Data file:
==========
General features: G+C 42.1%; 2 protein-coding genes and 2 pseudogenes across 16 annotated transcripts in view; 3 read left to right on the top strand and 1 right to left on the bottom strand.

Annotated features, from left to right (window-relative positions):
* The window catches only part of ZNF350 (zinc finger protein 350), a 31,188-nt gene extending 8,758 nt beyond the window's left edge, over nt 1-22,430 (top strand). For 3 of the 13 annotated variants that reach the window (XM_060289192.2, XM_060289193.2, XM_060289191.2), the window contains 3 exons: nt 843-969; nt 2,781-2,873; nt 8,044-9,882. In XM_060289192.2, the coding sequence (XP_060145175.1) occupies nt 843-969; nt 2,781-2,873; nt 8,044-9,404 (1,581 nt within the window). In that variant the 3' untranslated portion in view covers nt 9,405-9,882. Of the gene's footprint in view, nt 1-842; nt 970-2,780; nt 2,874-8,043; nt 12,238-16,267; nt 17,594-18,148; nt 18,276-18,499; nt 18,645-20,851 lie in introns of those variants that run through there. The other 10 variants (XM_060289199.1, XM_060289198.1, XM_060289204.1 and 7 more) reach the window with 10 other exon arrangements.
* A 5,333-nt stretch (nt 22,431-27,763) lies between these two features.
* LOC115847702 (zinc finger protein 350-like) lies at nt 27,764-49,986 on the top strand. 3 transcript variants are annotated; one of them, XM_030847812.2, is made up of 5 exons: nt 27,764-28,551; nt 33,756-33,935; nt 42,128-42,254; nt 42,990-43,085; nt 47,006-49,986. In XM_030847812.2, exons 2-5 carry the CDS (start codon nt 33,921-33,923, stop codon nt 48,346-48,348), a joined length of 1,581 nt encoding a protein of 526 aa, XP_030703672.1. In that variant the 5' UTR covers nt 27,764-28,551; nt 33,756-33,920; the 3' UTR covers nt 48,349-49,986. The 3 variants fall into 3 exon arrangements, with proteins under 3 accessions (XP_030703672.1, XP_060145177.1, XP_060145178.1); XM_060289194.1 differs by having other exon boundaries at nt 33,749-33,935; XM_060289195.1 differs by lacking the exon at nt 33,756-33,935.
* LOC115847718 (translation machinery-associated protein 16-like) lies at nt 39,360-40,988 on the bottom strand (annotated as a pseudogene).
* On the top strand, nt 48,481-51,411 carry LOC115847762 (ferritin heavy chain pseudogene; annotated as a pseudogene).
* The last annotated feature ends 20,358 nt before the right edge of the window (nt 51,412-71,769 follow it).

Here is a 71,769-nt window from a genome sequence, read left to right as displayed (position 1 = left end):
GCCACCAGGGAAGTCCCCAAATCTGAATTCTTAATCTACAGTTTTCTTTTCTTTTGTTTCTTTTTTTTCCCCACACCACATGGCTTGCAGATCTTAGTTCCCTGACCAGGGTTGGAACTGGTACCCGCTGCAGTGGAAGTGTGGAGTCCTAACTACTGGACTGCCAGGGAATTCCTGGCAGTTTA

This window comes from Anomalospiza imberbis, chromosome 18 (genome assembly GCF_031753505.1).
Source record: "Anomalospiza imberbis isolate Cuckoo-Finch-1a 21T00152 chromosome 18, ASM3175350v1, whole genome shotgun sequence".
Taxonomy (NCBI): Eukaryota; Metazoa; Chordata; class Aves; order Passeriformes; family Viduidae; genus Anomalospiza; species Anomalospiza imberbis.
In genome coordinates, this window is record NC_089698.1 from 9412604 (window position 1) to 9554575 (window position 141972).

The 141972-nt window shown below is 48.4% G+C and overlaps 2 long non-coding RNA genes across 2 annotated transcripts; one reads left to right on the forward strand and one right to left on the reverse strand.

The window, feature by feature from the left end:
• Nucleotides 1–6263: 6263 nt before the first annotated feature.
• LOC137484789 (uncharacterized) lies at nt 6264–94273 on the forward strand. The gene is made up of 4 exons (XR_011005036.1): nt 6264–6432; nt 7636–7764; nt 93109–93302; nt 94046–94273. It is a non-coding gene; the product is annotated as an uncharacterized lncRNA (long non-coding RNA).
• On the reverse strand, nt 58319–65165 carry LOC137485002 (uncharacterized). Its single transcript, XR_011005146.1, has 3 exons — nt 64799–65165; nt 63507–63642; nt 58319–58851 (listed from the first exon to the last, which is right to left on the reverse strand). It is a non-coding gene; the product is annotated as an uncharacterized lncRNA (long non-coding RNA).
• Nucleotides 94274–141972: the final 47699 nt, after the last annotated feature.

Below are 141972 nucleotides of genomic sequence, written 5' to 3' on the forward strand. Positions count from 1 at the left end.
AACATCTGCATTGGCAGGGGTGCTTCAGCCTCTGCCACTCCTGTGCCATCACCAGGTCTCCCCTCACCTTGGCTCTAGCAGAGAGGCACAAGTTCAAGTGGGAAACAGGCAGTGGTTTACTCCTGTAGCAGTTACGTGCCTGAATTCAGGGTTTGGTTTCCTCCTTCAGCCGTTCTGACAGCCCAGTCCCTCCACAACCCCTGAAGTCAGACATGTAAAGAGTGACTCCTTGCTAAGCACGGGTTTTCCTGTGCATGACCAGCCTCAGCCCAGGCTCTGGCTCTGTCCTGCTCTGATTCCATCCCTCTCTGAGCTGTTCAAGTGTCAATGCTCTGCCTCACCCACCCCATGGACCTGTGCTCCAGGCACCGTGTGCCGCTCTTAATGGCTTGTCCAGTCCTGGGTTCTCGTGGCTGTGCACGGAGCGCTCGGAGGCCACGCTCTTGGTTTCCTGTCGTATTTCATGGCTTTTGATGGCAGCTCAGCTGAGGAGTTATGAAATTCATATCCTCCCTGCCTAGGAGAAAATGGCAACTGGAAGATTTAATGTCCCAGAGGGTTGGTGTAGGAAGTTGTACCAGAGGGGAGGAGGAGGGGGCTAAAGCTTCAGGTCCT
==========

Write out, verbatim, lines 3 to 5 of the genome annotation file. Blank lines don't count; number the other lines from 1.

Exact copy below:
* The window catches only part of ZNF350 (zinc finger protein 350), a 31,188-nt gene extending 8,758 nt beyond the window's left edge, over nt 1-22,430 (top strand). For 3 of the 13 annotated variants that reach the window (XM_060289192.2, XM_060289193.2, XM_060289191.2), the window contains 3 exons: nt 843-969; nt 2,781-2,873; nt 8,044-9,882. In XM_060289192.2, the coding sequence (XP_060145175.1) occupies nt 843-969; nt 2,781-2,873; nt 8,044-9,404 (1,581 nt within the window). In that variant the 3' untranslated portion in view covers nt 9,405-9,882. Of the gene's footprint in view, nt 1-842; nt 970-2,780; nt 2,874-8,043; nt 12,238-16,267; nt 17,594-18,148; nt 18,276-18,499; nt 18,645-20,851 lie in introns of those variants that run through there. The other 10 variants (XM_060289199.1, XM_060289198.1, XM_060289204.1 and 7 more) reach the window with 10 other exon arrangements.
* A 5,333-nt stretch (nt 22,431-27,763) lies between these two features.
* LOC115847702 (zinc finger protein 350-like) lies at nt 27,764-49,986 on the top strand. 3 transcript variants are annotated; one of them, XM_030847812.2, is made up of 5 exons: nt 27,764-28,551; nt 33,756-33,935; nt 42,128-42,254; nt 42,990-43,085; nt 47,006-49,986. In XM_030847812.2, exons 2-5 carry the CDS (start codon nt 33,921-33,923, stop codon nt 48,346-48,348), a joined length of 1,581 nt encoding a protein of 526 aa, XP_030703672.1. In that variant the 5' UTR covers nt 27,764-28,551; nt 33,756-33,920; the 3' UTR covers nt 48,349-49,986. The 3 variants fall into 3 exon arrangements, with proteins under 3 accessions (XP_030703672.1, XP_060145177.1, XP_060145178.1); XM_060289194.1 differs by having other exon boundaries at nt 33,749-33,935; XM_060289195.1 differs by lacking the exon at nt 33,756-33,935.